BAJI RAO AND MASTANI
Dr K Prabhakar Rao
Baji Rao I was the son of Peshwa Balaji Vishwa nath the first Peshwa appointed by Chatrapathi Sahu Maharaj. His success in military campaigns is phenomenal and probably he never tasted defeat. He has great fore thought and sensed that Mughal power was crumbling. He went to Delhi along with his father during his meetings with Mughal emperor and the nobles and could grasp the political scene with great accuracy. At a very young age of 25 years he became Peshwa and this was resented by the contemporary nobles. However Chatrapathi Sahu had great confidence in the young man and was impressed by the youthful warrior and made him the Peshwa the most coveted post in Maratha empire. In subsequent years Peshwa became the supreme ruler and the Emperor of Marathas was nominal. This was due to the political scene and Sahu maharaj spent many years in Mughal captivity and he thus lacked in the required qualities for a self asserting ruler that was the hall mark till Sambhaji Maharaj and to some effect Tarabai had the qualities although Raja ram was weak who ruled after Sambhaji but died soon.
The love life of Baji Rao I with Mastani is famous. It however affected the reputation in the Hindu family of Peshwa and among orthodox community. Mastani was the daughter of Chatrasal Bundela ( 1649-1731) through a Persian Muslim mistress. Baji Rao I helped Chatrasal in a military campaign by rushing with his troops. Earlier Mughal commander Mohammed Khan Bangash of Allahabad attacked ( 1727-28) Chatrasal and captured him and imprisoned him. Baji Rao was contacted secretly by Chatrasal and Baji Rao who was on a military campaign at a close by place at once rushed to his help and defeated the Mughal General and restored Chatrasal to his throne. In gratitude Chatrasal gifted his most talented daughter Mastai to Baji Rao. She became wife to him and was brought to Pune. He constructed a beautiful palace called Shaniwar Wada in Pune and lived with her. Mastani was a skilled horse-rider, and she accompanied Baji Rao on his military campaigns. According to legends, she was skilled in spear-throwing and swordsmanship. She was also a talented dancer and singer. Both Mastani and Baji Rao's wife, Kashibai, bore sons to Baji Rao within a few months of each other. Kashibai's child died at an early age. Mastani's child was named Shamsher Bahadur. He became a great warrior true like his father.,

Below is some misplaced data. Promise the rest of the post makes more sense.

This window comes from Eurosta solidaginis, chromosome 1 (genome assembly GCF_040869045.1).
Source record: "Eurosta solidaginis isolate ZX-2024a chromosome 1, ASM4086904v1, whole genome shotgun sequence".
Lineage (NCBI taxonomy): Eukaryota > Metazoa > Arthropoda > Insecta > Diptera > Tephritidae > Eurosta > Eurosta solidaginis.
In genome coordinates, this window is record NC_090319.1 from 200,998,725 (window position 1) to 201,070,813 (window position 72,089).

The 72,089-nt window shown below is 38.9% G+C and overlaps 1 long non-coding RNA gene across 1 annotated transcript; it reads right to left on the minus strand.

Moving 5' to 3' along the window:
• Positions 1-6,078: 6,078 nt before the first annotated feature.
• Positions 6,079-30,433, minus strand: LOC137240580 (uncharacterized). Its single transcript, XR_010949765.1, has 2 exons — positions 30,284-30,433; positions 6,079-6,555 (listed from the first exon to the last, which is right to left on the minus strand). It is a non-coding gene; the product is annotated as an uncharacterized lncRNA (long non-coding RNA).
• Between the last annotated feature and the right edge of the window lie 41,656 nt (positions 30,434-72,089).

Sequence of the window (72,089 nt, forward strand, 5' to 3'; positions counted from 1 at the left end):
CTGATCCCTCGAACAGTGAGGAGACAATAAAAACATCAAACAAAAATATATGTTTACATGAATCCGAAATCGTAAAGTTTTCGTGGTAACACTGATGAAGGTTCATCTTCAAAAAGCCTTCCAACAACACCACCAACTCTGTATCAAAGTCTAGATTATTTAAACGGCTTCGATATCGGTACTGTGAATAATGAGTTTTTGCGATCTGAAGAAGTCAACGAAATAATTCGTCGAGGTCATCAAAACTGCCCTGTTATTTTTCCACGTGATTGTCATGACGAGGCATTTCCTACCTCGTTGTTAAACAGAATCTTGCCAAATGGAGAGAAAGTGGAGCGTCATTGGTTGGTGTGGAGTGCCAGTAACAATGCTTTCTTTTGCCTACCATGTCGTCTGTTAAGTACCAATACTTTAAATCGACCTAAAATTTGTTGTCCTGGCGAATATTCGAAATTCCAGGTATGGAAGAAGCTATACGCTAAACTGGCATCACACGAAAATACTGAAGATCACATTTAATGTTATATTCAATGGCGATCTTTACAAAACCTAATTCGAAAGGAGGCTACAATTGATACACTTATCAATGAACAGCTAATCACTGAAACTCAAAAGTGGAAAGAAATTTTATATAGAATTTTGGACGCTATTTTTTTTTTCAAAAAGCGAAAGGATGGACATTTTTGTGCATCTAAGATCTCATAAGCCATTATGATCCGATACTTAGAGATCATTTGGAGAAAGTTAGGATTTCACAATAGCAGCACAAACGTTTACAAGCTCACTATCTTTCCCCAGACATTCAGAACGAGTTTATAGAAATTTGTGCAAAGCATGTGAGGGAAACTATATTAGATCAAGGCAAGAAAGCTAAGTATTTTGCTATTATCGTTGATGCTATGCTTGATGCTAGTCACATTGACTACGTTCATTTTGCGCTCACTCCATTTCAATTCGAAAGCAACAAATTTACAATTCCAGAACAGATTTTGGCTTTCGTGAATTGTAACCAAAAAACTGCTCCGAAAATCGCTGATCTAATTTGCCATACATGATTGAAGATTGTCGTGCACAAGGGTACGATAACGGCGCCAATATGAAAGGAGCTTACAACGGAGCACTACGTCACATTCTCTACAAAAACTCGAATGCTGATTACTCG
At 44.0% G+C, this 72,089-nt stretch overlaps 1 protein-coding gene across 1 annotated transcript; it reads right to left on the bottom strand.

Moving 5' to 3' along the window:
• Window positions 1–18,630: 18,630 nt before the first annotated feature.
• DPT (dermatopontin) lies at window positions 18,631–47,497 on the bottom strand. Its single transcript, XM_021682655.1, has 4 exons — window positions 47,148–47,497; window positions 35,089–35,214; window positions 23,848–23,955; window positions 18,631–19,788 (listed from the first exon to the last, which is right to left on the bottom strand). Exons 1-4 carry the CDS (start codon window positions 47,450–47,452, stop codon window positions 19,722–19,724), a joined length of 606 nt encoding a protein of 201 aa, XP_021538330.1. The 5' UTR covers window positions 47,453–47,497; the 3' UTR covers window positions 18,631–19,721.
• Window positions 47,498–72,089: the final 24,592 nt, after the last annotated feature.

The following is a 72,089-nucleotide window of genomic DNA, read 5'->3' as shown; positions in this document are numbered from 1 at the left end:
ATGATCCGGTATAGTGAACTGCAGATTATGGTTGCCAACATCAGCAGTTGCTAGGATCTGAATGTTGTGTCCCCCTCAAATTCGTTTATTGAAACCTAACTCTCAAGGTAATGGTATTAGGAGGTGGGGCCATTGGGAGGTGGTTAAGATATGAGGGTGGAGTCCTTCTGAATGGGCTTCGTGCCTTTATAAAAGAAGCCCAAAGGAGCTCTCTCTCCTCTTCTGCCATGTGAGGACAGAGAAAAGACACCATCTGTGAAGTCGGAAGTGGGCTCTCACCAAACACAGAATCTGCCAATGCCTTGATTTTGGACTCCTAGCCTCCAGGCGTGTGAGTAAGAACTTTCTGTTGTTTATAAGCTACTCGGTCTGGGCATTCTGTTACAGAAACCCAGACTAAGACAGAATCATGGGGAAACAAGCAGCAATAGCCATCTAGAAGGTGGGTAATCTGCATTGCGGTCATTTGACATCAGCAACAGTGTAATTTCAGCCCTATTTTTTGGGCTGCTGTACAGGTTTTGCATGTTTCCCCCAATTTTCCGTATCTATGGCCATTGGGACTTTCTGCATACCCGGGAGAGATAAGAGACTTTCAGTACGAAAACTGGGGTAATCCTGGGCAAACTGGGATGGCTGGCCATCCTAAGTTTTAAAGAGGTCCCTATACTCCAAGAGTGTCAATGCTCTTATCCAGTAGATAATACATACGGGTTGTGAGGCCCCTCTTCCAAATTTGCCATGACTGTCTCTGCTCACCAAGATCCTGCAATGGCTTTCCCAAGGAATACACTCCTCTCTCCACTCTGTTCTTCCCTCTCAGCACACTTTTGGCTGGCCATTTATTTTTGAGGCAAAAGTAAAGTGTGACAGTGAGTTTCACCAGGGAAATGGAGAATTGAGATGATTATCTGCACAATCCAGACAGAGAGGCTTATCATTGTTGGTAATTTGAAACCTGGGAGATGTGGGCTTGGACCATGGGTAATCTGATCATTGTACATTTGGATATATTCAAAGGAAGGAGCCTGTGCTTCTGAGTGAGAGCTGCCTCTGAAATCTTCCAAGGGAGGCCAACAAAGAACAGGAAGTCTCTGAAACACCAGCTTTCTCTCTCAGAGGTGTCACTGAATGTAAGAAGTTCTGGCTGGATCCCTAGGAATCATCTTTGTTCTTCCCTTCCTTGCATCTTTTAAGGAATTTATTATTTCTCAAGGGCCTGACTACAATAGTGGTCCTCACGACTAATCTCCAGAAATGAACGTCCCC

However, Baji Rao's love for his half-Moslem wife Mastani, and neglect of Kashibai angered his mother, Radhabai. In deference to Radhabai, Baji Rao's brother, Chimnaji Appa, tried to send Mastani into exile. Baji Rao's son, Balaji, also tried to coerce Mastani into leaving his father, but she refused. Enraged by her growing influence on Baji Rao, and Baji Rao's neglect of Kashibai, Balaji had Mastani placed under house arrest for a time, while Baji Rao was on military campaign. In April 1740, while Baji Rao was inspecting his lands at Khargon, he suddenly became ill and died. Baji Rao's wife Kashibai, his brother Chimnaji Appa, his son Balaji (Nanasaheb) ( Peshwa later on), and Mastani came to Khargon. Bajirao's mortal remains were consigned to flames on 28 April 1740, at Raver Khed on the banks of the Narmada River. Mastani died at Pabal Village near Pune, soon afterwards. Some sate that she committed Sati on the funeral pyre of Baji Rao. Kashibai took Mastani's six-year-old son Shamsher Bahadur (also named as Krushnarao) into her household and raised him as one of her own. Shamsher grew up into a formidable warrior and fought in the Third Battle of Panipat in 14/1/1761 against Ahmed Shah Abdali Durani, alongside his half-cousin and the most valiant warrior Sadasiva Rao Bhau and his half-nephew Vishwasrao, Nanasaheb's son. Shamsher Bahadur, barely 27 at the time, lost his life along with Sadasiva Rao Bhau and Vishwasrao in that battle. Shamsher Bahadur son, Ali Bahadur, ruled over Baji Rao's lands in Bundelkhand, and founded the state of Banda, Uttar Pradesh.Baji Rao beinga Brahmin, his association with a Muslim woman was most disliked by the orthodox Brahmin community and this Baji Rao into great stress and caused his early death. With this India lost a most dynamic warrior general from the land of Marathas who could surely establish Hindu padpadshahi at Delhi. But fate thought otherwise. It was not to be. Padpadshahi came very close and still it was very far away. The ways of destiny are strange. Most unexpected things take place taking history into another route. Baji Raos death and Battle of Panipat III are such incidents that put Hindu clock in reverse direction.